In our political system, the views of city-dwelling millennials matter markedly less than those of senior citizens in small-town America. This is because the latter are more likely to vote, and their votes are more likely to be influential. The Senate and Electoral College give disproportionate power to rural areas — while the tendency of millennials (and other left-leaning constituencies) to cluster in urban centers ends up “wasting” Democratic votes in deep blue congressional districts, thereby diluting their influence in the House.
This goes a ways toward explaining why Congress is controlled by a party that only about 20 percent of 18-to-29-year-olds approve of, while the White House is occupied by a man that two-thirds of the demographic abhors.
But the logic of consumer capitalism provides young urbanites with a consolation prize: While they have disproportionately weak influence over the policies of their government, they enjoy disproportionately strong influence over the messaging of their brands. This is because city-dwelling millennials are more likely to try new products than your average elderly person in rural America — and the former’s brand loyalty is more coveted, since they are less likely to die soon.
The fact that America’s most influential voters — and its most influential consumers — have diametrically opposed political inclinations has put corporate America in a bit of a bind.
On the one hand, companies generally like to stay in the White House’s good graces, since federal policy can impact their bottom lines. And this objective seems especially compelling when the president is a loud-mouthed celebrity who uses his bully pulpit to abrade brands that displease him, and praise those that flatter his self-image.
On the other hand, the best way to alienate the nation’s most desirable consumer demographic is to associate your brand with the embodiment of all that they long to #resist.
In the immediate aftermath of Trump’s election, liberal pundits fretted over the implications of the former incentive. And for good reason: Trump spent his first weeks as president-elect bullying a series of private companies into amplifying his message.
After Trump castigated Boeing for giving the government a bad deal on the new Air Force One, the defense contractor’s CEO praised the mogul’s “business head-set,” and vowed to cut the plane’s production costs. Meanwhile, other companies scrambled to shield themselves from Trump’s protectionist tirades by reframing months-old expansion plans as direct responses to his election.
But in the weeks since Trump’s inauguration, the president’s toxicity with urban millennials (a.k.a. cool America) has proven more salient to marketing departments than the threat of his Twitter tantrums.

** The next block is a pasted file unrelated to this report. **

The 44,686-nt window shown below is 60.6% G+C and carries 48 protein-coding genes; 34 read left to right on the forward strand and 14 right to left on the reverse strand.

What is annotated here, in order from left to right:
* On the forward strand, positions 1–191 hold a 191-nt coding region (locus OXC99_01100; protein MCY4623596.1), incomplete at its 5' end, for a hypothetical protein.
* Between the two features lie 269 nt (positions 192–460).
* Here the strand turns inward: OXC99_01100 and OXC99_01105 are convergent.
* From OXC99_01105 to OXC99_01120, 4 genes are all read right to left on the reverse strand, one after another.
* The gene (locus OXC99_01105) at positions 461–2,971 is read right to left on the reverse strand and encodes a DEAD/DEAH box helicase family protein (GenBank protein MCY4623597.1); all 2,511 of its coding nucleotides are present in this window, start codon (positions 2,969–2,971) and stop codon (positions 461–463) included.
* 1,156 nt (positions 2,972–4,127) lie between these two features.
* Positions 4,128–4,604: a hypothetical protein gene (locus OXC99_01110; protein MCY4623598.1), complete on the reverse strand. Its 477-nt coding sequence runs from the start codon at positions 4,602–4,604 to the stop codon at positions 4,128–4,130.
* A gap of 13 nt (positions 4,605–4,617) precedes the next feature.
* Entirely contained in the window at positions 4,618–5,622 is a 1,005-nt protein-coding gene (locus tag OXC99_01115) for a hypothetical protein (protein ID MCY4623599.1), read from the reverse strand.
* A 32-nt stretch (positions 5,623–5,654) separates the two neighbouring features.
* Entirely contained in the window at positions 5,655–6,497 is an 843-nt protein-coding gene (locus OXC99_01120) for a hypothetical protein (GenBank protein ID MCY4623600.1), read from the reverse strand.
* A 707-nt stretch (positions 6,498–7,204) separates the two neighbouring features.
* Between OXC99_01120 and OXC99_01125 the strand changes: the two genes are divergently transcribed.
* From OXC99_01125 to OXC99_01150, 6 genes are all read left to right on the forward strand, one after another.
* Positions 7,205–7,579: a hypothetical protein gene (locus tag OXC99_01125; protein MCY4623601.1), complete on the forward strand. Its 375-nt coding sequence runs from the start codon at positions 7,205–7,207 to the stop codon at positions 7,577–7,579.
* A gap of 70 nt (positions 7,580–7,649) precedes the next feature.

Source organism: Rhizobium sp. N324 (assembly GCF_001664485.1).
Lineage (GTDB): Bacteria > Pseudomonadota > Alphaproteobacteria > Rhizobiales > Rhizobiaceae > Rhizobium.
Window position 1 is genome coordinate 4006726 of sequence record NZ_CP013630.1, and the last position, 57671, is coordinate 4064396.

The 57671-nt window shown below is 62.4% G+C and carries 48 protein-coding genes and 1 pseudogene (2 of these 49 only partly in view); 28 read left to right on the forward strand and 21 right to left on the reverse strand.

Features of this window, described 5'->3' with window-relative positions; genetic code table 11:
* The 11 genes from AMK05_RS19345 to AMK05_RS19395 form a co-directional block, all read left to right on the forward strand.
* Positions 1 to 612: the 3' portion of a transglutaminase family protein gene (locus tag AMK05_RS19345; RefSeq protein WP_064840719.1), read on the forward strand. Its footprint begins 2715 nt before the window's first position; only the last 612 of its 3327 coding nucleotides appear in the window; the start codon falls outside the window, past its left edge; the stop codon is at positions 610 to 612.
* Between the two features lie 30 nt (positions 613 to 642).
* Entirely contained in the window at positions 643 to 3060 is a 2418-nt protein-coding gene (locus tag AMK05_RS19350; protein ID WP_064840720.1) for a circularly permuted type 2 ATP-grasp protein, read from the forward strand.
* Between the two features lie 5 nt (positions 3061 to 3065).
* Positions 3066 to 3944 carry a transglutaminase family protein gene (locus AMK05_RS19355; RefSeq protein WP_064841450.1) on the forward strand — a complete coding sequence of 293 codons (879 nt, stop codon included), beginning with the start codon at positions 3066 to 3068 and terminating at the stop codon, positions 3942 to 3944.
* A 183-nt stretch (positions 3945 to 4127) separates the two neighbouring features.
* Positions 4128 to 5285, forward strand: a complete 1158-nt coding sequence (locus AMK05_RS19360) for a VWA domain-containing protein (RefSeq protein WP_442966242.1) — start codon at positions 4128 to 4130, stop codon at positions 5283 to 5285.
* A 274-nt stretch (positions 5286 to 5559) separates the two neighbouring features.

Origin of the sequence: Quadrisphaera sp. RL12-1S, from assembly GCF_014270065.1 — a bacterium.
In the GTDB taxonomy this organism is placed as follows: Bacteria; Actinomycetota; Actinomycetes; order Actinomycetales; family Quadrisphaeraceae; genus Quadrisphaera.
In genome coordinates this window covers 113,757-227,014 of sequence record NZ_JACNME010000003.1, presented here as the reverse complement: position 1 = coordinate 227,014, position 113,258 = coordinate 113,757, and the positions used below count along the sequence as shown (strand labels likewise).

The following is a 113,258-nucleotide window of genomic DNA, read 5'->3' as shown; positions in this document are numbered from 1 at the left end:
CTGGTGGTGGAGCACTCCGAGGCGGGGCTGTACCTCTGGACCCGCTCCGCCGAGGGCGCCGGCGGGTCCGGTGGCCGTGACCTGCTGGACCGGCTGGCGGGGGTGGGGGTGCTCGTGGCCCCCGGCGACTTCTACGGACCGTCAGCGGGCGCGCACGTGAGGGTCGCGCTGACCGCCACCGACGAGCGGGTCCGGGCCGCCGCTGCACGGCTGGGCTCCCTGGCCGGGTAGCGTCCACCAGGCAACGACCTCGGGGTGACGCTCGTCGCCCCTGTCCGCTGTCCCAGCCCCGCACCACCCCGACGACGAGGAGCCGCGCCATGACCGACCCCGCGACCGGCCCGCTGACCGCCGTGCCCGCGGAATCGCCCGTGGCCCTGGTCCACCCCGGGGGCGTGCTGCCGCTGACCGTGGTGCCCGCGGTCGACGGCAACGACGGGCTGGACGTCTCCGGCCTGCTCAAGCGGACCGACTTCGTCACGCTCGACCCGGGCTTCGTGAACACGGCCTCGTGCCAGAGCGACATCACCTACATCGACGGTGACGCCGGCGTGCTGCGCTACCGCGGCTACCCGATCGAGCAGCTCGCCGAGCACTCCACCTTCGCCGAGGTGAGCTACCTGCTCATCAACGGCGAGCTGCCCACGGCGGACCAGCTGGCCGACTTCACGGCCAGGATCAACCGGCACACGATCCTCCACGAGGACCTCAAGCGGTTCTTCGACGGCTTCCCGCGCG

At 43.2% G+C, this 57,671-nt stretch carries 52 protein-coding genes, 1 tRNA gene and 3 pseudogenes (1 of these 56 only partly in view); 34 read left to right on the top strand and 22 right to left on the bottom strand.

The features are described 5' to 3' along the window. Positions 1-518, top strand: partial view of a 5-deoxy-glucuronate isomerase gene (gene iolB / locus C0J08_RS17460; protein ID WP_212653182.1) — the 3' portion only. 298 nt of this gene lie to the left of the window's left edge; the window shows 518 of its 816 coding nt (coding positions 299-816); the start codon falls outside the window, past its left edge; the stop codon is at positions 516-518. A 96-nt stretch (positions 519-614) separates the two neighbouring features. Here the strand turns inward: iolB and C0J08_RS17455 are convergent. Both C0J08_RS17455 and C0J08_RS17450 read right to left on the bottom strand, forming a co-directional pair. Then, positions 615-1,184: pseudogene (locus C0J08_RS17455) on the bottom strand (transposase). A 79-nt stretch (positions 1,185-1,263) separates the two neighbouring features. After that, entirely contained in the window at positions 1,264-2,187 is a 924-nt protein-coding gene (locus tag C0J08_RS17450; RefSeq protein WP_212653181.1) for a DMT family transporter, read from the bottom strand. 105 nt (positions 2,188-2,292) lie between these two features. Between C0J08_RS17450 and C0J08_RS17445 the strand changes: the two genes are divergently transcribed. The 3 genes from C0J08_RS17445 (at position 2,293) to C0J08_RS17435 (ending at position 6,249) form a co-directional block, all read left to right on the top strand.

This fact was unmistakable on Super Bowl Sunday: When Americans tuned into the corporate-propaganda championships, the message they received was much closer to “Stronger Together” than “America First.”
Some of these spots inspired talk of boycotts from red America. But, at least from Budweiser’s perspective, the benefits of flattering urban millenials’ political views outweighed the costs. Per Bloomberg:
When the Budweiser brand prepared to release a potentially controversial commercial two weeks ago, its social-media monitoring team got to work.The ad tackled the hot-button subject of immigration by depicting founder Adolphus Busch coming to America in the 19th century, and the company wasn’t sure how customers would react.
So it tracked tens of thousands of posts to see how the commercial was received and took solace when 78 percent of online conversations were neutral or positive. Despite some pleas to boycott Budweiser – misspelled in a Twitter hashtag as “Budwiser” – managers decided they had made the right decision to air the ad.
Days after the Super Bowl, the president established that, for certain brands, his public opprobrium functions as a coveted endorsement. After news broke that Nordstrom had dropped Ivanka Trump’s fashion line, her father scolded the company on Twitter — and its stock promptly increased in value.
Further, some companies that initially struck a friendly stance toward the administration have quickly found such a position untenable. The uproar kicked off by Trump’s travel ban forced Uber’s Travis Kalanick to ditch the president’s business advisory board. Meanwhile, Under Armour CEO Kevin Plank’s praise of Trump was promptly rebuked by consumers; and then by his company’s own celebrity endorsers; and then by Wall Street. This week, an analyst with Susquehanna International Group cut his target stock price for Under Armour from $24 down to $14, explaining that when Plank described Trump as a “great asset for America,” he made it “nearly impossible to effectively build a cool urban lifestyle brand in the foreseeable future.”
None of this is to suggest that much of corporate America doesn’t smile behind closed doors on unified Republican rule. Nor, for that matter, do all brands feel comfortable counter-messaging Trumpism in public.
On November 10, Pepsi CEO Indra Nooyi landed her company on Trumpists’ boycott lists by saying of Election Night, “Our employees were all crying and the questions that they’re asking, especially those who are not white, ‘Are we safe?’ Women are asking, ‘Are we safe?’ LGBT people are asking, ‘Are we safe?”’
Since then, Nooyi has refrained from publicly criticizing the president — while joining his Strategic and Policy Forum.
Still, Trump’s historic unpopularity among the young — particularly those with metropolitan addresses and college diplomas — limits the extent to which corporations can openly partner with his administration.
So, while millennials can’t count on enjoying student debt relief, more affordable health care, stronger workplace protections, or a sane climate policy any time soon, they can rest assured: Trump won’t stop your favorite brands from staying woke.